My Cappadocia Trip
Cappadocia Urgup Vintage Festival
My Cappadocia Trip

The symbol of gratitude to the soil throughout the vintage history. This gratitude has turned into a joy celebrated like a wedding with drums and shingles.

For their vintage decoratives all over the country, they used to call the 'wedding where grapes are the bride'.

In Cappadocia, it is known that viticulture and thus vineyard started with the Hittites in ancient times. Grape cultivation continued in Phrygians, Persians and Hellenistic periods. In other words, it is said that the Dimrit grape grown in the Urgup land is named after Demeter, the god of the land in mythology.

Recently, during the Ottoman era, it is also mentioned in the books of the historian Faraqua that the workers who worked in the hills and built in the construction of mosques and churches in Istanbul eat the Dimrit grapes in their pockets in order to stay vigorous and fit.

Because the Dimrit grape grown in Cappadocia Urgup can create a feeling of satiety even if it is eaten very little. In the Ottoman narrations, it is said that the people told their children that the Dimrit grape had written a different verse in each seed, thereby preventing the waste of their beans.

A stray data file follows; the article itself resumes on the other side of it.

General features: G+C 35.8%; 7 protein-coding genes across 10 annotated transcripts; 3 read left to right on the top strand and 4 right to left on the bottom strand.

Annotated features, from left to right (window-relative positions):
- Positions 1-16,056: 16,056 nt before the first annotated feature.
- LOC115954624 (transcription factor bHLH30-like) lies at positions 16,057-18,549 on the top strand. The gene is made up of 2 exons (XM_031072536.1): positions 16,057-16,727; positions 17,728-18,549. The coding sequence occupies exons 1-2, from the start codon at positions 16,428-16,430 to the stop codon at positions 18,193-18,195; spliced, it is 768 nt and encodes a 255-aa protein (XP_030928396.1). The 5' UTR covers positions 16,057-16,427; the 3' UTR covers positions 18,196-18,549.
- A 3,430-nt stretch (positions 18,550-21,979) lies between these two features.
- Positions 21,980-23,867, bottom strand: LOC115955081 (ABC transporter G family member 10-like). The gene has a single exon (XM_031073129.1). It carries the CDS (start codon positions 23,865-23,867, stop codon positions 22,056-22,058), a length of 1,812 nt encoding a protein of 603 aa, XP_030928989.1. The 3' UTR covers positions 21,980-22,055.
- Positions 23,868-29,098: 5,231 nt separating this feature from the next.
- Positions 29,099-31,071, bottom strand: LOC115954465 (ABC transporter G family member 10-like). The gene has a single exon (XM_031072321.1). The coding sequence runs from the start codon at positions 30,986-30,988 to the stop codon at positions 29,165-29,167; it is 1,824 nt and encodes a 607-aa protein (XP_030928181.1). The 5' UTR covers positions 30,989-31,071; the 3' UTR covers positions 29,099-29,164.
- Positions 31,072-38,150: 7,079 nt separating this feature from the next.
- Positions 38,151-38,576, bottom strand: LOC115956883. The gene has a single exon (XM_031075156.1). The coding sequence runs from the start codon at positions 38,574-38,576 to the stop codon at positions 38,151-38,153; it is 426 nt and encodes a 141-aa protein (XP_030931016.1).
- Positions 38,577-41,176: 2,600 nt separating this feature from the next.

It is from this respect that it is rumored that Dionissos, who is known as the god of entertainment and wine in mythology, and who enjoys life in philosophy, is Cappadocian. According to mythological legends, Dionissos means "born twice".

The meaning of these two births is also known as vine tree and vintage. Even in Greek mythology 2600 years ago, the name of the god, which was appointed as a god, is also important because it creates festivity, happiness and common enthusiasm.

What makes grape in Cappadocia so historical, sacred and indispensable; the region receives little rain and thus the taste of the products grown, especially apricots and grapes, remain in its aroma. It is also among the historical information that even the dried form of these fruits is very valuable and the palace kitchen was served as a compliment to the sultans.

Cappadocia Urgup viticulture, which has a history of almost 3700 years, continues today with modern agricultural practices. Grape by-products, such as wine, molasses and fruit pulp, are still respected today, as in the past.

Cappadocia Urgup Vintage Festival is also celebrated with respect and respect for the grape, which is a great pleasure of our country.

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